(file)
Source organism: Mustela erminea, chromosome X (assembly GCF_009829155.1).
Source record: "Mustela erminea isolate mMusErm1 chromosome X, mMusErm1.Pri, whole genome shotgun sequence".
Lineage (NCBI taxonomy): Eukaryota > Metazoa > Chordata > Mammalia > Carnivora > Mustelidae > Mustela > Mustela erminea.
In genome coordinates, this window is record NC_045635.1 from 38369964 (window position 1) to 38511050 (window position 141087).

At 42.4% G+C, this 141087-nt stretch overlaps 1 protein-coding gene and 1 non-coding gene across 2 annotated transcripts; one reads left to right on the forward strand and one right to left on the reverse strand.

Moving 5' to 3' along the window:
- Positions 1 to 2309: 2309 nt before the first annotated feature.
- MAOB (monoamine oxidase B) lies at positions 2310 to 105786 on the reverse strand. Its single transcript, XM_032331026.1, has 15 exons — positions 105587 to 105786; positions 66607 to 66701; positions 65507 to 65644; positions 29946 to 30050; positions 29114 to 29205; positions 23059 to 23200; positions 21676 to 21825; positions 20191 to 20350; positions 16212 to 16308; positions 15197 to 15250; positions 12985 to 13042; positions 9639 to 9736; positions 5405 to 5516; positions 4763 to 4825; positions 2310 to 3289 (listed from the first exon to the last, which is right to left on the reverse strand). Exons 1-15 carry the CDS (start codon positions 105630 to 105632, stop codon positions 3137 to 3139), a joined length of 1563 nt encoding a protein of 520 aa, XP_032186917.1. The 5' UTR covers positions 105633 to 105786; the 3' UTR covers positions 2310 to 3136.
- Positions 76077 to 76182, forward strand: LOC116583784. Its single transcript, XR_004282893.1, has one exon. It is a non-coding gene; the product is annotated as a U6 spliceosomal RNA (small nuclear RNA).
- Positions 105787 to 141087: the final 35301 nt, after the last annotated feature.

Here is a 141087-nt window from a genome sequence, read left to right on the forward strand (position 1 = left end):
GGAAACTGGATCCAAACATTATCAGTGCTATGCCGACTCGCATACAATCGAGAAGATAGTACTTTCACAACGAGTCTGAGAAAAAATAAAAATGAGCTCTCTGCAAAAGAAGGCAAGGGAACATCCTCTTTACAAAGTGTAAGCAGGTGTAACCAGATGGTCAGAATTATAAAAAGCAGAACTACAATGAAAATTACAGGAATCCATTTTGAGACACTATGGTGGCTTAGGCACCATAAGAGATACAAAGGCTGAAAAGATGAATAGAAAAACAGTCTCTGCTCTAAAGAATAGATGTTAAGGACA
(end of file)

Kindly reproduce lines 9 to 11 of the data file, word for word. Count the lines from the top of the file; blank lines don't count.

- Positions 76077 to 76182, forward strand: LOC116583784. Its single transcript, XR_004282893.1, has one exon. It is a non-coding gene; the product is annotated as a U6 spliceosomal RNA (small nuclear RNA).
- Positions 105787 to 141087: the final 35301 nt, after the last annotated feature.

Here is a 141087-nt window from a genome sequence, read left to right on the forward strand (position 1 = left end):